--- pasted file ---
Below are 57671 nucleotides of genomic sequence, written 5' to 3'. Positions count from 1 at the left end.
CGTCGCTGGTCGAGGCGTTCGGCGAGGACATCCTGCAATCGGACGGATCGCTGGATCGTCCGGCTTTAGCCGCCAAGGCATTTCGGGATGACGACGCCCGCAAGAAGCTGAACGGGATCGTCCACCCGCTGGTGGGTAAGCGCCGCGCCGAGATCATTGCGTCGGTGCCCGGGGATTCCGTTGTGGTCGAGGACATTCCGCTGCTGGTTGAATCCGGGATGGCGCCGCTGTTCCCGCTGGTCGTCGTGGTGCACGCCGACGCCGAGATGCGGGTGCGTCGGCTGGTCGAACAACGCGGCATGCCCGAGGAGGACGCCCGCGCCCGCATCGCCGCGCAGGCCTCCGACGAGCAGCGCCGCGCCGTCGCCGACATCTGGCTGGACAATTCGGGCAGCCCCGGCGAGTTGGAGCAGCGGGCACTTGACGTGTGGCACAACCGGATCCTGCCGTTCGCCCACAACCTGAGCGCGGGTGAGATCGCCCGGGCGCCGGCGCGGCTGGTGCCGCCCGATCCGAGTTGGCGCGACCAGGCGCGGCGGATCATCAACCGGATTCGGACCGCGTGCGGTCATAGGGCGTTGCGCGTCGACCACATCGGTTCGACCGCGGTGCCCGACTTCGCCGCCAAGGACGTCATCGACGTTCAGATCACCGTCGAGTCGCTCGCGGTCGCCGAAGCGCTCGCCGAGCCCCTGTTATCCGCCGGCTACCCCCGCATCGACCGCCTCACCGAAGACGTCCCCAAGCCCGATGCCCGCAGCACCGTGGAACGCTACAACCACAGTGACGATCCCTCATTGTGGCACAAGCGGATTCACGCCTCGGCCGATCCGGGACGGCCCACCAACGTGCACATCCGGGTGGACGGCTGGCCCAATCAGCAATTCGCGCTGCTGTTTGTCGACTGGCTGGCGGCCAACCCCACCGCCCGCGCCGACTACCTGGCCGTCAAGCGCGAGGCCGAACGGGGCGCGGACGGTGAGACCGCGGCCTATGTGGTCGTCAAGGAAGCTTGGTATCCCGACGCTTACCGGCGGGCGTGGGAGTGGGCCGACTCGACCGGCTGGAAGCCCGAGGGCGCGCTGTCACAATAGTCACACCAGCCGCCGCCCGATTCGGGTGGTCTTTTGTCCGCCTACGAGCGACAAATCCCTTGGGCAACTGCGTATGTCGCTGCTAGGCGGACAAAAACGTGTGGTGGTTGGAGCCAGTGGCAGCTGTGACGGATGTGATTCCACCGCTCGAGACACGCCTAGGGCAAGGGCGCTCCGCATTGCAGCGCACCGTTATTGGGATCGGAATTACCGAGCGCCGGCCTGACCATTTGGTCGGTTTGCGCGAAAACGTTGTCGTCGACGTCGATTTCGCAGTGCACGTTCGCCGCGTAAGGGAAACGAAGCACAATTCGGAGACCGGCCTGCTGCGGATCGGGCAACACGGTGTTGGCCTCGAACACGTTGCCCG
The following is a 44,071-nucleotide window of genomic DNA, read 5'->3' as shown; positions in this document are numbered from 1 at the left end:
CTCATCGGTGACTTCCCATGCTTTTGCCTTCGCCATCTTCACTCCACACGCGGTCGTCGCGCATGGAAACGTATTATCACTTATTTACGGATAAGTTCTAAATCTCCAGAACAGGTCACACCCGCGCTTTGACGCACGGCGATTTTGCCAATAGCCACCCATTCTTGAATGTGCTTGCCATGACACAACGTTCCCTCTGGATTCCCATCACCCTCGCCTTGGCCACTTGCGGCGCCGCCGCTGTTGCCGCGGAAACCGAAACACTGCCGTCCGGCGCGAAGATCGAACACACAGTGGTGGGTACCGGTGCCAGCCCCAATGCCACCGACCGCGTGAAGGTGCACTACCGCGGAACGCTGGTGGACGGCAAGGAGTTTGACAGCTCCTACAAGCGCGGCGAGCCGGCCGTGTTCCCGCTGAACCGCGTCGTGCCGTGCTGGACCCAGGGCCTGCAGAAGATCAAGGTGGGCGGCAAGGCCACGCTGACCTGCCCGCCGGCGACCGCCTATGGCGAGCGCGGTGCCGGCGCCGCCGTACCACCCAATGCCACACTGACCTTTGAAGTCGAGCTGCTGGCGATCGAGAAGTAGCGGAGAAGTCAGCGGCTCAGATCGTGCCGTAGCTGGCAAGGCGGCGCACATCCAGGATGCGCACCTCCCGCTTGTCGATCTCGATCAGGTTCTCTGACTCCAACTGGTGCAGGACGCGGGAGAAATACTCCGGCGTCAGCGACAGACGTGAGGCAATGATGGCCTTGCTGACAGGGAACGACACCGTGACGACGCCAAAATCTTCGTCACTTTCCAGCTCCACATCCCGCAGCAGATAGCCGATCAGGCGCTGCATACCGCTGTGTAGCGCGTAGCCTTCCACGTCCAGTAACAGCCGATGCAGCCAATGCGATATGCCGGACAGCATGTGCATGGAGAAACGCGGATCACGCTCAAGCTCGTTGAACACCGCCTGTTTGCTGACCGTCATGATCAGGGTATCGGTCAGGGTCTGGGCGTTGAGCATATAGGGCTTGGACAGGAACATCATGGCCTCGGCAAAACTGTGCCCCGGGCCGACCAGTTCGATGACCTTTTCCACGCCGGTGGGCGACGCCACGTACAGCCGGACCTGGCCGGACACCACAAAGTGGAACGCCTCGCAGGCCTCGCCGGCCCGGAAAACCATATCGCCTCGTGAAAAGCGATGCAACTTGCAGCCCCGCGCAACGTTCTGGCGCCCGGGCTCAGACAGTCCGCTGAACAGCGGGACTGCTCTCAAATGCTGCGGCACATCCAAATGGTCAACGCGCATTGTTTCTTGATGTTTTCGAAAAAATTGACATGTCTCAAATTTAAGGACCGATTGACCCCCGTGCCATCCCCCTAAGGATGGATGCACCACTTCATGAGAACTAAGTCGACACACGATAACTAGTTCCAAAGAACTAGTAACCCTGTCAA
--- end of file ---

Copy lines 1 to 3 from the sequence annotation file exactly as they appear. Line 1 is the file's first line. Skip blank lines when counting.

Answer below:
Below are 57671 nucleotides of genomic sequence, written 5' to 3'. Positions count from 1 at the left end.
CGTCGCTGGTCGAGGCGTTCGGCGAGGACATCCTGCAATCGGACGGATCGCTGGATCGTCCGGCTTTAGCCGCCAAGGCATTTCGGGATGACGACGCCCGCAAGAAGCTGAACGGGATCGTCCACCCGCTGGTGGGTAAGCGCCGCGCCGAGATCATTGCGTCGGTGCCCGGGGATTCCGTTGTGGTCGAGGACATTCCGCTGCTGGTTGAATCCGGGATGGCGCCGCTGTTCCCGCTGGTCGTCGTGGTGCACGCCGACGCCGAGATGCGGGTGCGTCGGCTGGTCGAACAACGCGGCATGCCCGAGGAGGACGCCCGCGCCCGCATCGCCGCGCAGGCCTCCGACGAGCAGCGCCGCGCCGTCGCCGACATCTGGCTGGACAATTCGGGCAGCCCCGGCGAGTTGGAGCAGCGGGCACTTGACGTGTGGCACAACCGGATCCTGCCGTTCGCCCACAACCTGAGCGCGGGTGAGATCGCCCGGGCGCCGGCGCGGCTGGTGCCGCCCGATCCGAGTTGGCGCGACCAGGCGCGGCGGATCATCAACCGGATTCGGACCGCGTGCGGTCATAGGGCGTTGCGCGTCGACCACATCGGTTCGACCGCGGTGCCCGACTTCGCCGCCAAGGACGTCATCGACGTTCAGATCACCGTCGAGTCGCTCGCGGTCGCCGAAGCGCTCGCCGAGCCCCTGTTATCCGCCGGCTACCCCCGCATCGACCGCCTCACCGAAGACGTCCCCAAGCCCGATGCCCGCAGCACCGTGGAACGCTACAACCACAGTGACGATCCCTCATTGTGGCACAAGCGGATTCACGCCTCGGCCGATCCGGGACGGCCCACCAACGTGCACATCCGGGTGGACGGCTGGCCCAATCAGCAATTCGCGCTGCTGTTTGTCGACTGGCTGGCGGCCAACCCCACCGCCCGCGCCGACTACCTGGCCGTCAAGCGCGAGGCCGAACGGGGCGCGGACGGTGAGACCGCGGCCTATGTGGTCGTCAAGGAAGCTTGGTATCCCGACGCTTACCGGCGGGCGTGGGAGTGGGCCGACTCGACCGGCTGGAAGCCCGAGGGCGCGCTGTCACAATAGTCACACCAGCCGCCGCCCGATTCGGGTGGTCTTTTGTCCGCCTACGAGCGACAAATCCCTTGGGCAACTGCGTATGTCGCTGCTAGGCGGACAAAAACGTGTGGTGGTTGGAGCCAGTGGCAGCTGTGACGGATGTGATTCCACCGCTCGAGACACGCCTAGGGCAAGGGCGCTCCGCATTGCAGCGCACCGTTATTGGGATCGGAATTACCGAGCGCCGGCCTGACCATTTGGTCGGTTTGCGCGAAAACGTTGTCGTCGACGTCGATTTCGCAGTGCACGTTCGCCGCGTAAGGGAAACGAAGCACAATTCGGAGACCGGCCTGCTGCGGATCGGGCAACACGGTGTTGGCCTCGAACACGTTGCCCG
The following is a 44,071-nucleotide window of genomic DNA, read 5'->3' as shown; positions in this document are numbered from 1 at the left end: